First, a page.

D. Koutsoyiannis, and A. Langousis, Precipitation, Treatise on Water Science, edited by P. Wilderer and S. Uhlenbrook, 2, 27–78, doi:10.1016/B978-0-444-53199-5.00027-0, Academic Press, Oxford, 2011.



The study of precipitation has been closely linked to the birth of science, by the turn of the 7th century BC. Yet, it continues to be a fascinating research area, since several aspects of precipitation generation and evolution have not been understood, explained and described satisfactorily. Several problems, contradictions and even fallacies related to the perception and modelling of precipitation still exist. The huge diversity and complexity of precipitation, including its forms, extent, intermittency, intensity, and temporal and spatial distribution, do not allow easy descriptions. For example, while atmospheric thermodynamics may suffice to explain the formation of clouds, it fails to provide a solid framework for accurate deterministic predictions of the intensity and spatial extent of storms. Hence, uncertainty is prominent and its understanding and modelling unavoidably relies on probabilistic, statistical and stochastic descriptions. However, the classical statistical models and methods may not be appropriate for precipitation, which exhibits peculiar behaviours including Hurst-Kolmogorov dynamics and multifractality. This triggered the development of some of the finest stochastic methodologies to describe these behaviours. Inevitably, because deduction based on deterministic laws becomes problematic, as far as precipitation is concerned, the need for observation of precipitation becomes evident. Modern remote sensing technologies (radars and satellites) have greatly assisted the observation of precipitation over the globe, whereas modern stochastic techniques have made the utilization of traditional raingauge measurements easier and more accurate. This chapter reviews existing knowledge in the area of precipitation. Interest is in the small- and large-scale physical mechanisms that govern the process of precipitation, technologies and methods to estimate precipitation in both space and time, and stochastic approaches to model the variable character of precipitation and assess the distribution of its extremes.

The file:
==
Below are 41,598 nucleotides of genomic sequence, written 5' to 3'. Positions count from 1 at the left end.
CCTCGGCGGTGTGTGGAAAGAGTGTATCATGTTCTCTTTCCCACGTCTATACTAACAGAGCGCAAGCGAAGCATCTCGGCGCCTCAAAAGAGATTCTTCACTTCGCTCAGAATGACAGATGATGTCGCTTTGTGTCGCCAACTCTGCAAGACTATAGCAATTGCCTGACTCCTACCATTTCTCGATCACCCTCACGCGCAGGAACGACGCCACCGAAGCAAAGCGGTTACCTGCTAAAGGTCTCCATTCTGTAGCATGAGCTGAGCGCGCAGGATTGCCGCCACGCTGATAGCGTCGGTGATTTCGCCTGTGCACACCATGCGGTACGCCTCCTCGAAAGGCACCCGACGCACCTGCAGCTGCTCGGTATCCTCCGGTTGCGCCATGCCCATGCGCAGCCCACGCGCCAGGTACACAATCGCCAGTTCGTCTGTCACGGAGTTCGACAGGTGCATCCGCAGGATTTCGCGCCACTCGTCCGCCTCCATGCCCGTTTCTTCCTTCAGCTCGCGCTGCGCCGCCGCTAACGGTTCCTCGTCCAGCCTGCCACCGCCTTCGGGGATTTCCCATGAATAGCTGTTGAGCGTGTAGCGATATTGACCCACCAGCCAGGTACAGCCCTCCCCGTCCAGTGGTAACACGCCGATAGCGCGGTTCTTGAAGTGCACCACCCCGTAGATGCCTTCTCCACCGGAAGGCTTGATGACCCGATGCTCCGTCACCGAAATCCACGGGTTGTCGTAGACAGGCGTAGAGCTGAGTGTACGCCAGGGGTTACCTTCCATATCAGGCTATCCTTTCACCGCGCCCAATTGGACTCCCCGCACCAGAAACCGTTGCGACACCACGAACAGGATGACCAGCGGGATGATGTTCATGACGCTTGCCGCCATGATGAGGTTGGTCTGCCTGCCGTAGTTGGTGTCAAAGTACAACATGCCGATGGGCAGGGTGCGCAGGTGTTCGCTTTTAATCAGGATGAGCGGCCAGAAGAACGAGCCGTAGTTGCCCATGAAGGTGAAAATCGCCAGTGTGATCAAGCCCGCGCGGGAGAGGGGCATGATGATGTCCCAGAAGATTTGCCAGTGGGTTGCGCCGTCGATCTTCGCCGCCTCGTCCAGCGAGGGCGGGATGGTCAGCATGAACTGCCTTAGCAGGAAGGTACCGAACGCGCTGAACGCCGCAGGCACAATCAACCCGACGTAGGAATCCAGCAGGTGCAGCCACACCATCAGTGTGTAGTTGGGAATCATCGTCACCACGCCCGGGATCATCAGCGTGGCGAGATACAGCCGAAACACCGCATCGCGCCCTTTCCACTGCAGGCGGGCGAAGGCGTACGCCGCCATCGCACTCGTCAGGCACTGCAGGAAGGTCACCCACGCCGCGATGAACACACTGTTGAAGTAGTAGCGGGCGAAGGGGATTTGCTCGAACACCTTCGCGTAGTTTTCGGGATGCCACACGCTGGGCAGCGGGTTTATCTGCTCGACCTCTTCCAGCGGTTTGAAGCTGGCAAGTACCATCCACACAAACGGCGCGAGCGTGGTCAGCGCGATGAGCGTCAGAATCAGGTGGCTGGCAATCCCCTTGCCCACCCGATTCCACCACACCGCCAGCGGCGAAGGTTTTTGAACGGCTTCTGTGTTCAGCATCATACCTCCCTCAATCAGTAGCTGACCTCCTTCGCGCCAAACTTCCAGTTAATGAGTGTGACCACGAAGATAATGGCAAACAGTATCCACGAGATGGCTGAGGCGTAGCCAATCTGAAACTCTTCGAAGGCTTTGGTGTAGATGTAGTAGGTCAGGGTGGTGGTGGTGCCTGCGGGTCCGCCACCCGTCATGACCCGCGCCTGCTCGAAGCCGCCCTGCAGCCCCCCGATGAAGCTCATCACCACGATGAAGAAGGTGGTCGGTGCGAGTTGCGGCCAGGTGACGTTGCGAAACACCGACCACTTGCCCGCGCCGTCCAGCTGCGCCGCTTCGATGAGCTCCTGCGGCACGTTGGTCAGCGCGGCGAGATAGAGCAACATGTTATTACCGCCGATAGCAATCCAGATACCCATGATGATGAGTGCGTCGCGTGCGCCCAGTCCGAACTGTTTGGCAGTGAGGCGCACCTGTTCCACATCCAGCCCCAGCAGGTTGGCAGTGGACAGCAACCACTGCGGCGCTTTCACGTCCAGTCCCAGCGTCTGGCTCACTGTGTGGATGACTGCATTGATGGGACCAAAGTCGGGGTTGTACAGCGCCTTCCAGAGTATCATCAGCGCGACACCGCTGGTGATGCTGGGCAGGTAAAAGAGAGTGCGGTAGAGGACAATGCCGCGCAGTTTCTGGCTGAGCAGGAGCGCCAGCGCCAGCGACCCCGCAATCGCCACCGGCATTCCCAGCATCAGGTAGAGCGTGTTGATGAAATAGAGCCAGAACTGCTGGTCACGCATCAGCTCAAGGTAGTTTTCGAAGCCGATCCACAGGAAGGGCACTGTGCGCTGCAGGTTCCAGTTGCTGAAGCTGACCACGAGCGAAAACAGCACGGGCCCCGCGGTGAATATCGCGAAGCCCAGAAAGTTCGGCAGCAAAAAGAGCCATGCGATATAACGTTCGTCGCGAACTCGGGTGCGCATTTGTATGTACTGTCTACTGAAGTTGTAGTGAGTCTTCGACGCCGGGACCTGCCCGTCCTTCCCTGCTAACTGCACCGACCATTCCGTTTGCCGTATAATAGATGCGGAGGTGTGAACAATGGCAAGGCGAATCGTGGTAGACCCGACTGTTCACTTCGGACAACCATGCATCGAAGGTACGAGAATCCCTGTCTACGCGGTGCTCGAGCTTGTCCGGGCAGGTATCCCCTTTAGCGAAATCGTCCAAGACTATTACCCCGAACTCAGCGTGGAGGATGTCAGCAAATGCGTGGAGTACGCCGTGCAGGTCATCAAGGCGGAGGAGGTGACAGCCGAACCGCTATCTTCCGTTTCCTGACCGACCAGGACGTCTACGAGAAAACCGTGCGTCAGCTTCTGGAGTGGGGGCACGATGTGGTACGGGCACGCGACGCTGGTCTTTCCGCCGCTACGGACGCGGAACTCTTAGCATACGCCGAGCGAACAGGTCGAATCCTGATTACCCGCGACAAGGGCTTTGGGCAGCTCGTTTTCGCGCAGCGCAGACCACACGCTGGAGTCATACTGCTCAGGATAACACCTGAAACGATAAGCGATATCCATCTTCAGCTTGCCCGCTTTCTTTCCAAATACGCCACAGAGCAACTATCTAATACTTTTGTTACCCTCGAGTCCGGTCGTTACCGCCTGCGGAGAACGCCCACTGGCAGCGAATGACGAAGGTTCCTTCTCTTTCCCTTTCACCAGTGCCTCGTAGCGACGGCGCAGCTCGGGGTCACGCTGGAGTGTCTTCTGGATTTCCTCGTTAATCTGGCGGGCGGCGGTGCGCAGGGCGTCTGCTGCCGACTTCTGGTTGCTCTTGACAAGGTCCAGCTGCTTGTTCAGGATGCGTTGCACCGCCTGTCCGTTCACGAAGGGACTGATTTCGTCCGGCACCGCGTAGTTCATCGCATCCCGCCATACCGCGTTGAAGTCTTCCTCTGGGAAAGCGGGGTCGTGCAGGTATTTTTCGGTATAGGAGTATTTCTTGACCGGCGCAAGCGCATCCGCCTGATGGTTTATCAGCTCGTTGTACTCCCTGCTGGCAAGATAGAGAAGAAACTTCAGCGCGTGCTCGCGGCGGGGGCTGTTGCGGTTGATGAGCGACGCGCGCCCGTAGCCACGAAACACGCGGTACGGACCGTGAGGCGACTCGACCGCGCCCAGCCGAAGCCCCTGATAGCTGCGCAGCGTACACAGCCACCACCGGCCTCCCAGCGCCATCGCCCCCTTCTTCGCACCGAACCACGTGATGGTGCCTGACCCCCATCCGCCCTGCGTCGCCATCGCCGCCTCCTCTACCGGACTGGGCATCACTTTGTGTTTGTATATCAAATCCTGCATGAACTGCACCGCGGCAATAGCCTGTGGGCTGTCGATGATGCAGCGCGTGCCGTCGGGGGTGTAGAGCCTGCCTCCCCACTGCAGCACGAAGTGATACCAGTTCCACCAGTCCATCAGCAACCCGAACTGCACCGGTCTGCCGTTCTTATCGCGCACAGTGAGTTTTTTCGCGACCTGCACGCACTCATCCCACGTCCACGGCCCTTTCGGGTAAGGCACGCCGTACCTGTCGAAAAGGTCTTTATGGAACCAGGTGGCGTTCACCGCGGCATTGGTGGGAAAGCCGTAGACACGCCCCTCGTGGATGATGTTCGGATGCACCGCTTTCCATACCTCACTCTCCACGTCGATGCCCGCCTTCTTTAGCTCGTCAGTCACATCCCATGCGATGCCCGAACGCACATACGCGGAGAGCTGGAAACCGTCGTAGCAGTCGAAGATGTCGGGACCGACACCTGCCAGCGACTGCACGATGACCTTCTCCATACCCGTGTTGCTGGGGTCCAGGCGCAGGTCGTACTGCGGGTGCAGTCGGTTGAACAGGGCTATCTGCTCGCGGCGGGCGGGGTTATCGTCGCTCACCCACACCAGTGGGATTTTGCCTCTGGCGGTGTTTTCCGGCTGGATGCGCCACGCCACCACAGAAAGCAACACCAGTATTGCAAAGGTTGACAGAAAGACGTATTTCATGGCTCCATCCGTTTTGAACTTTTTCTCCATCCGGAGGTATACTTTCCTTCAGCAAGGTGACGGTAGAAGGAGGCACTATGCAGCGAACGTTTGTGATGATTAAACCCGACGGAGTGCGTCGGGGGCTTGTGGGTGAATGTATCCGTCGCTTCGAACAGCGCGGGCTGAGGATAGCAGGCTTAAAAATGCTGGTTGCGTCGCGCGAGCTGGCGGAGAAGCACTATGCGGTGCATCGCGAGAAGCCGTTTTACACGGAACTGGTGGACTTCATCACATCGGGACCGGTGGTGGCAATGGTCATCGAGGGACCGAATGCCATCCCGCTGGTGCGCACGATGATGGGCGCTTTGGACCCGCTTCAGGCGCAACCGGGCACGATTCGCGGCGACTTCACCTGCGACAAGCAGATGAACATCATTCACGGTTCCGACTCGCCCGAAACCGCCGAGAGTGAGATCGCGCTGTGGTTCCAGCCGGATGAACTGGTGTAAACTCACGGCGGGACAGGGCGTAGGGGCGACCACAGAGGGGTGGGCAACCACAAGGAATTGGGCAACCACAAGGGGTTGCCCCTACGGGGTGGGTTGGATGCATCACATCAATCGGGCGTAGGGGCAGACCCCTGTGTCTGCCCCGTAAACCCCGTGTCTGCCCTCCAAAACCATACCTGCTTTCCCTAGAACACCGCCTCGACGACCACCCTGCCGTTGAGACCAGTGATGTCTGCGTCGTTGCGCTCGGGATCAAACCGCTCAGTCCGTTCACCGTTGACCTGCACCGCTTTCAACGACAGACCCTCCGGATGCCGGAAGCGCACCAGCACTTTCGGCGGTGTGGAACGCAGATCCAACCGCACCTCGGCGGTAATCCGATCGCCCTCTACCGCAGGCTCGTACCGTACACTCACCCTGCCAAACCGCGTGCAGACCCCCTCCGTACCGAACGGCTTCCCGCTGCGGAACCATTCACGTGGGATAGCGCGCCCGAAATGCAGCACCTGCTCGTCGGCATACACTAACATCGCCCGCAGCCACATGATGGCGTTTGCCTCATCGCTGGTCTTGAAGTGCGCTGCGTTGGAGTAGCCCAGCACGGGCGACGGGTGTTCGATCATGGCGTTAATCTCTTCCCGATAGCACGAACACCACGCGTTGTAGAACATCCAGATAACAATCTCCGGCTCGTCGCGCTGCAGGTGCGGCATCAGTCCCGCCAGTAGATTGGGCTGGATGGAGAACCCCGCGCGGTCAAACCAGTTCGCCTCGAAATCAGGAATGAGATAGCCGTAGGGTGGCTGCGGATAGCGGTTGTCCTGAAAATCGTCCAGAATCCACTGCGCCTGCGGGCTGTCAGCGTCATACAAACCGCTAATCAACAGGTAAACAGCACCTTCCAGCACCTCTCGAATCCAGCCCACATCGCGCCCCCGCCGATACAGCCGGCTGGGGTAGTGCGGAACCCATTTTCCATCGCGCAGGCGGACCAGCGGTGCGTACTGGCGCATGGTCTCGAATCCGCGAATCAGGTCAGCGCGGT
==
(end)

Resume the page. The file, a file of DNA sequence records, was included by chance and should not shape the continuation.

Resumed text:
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Our works referenced by this work:

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Our works that reference this work:

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1. Khalil, B., and J. Adamowski, Record extension for short-gauged water quality parameters using a newly proposed robust version of the line of organic correlation technique, Hydrol. Earth Syst. Sci. , 16, 2253-2266, doi: 10.5194/hess-16-2253-2012, 2012.
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Tagged under: Course bibliography: Hydrometeorology, Course bibliography: Stochastic methods, Determinism vs. stochasticity, Extremes, Hurst-Kolmogorov dynamics, Rainfall models, Scaling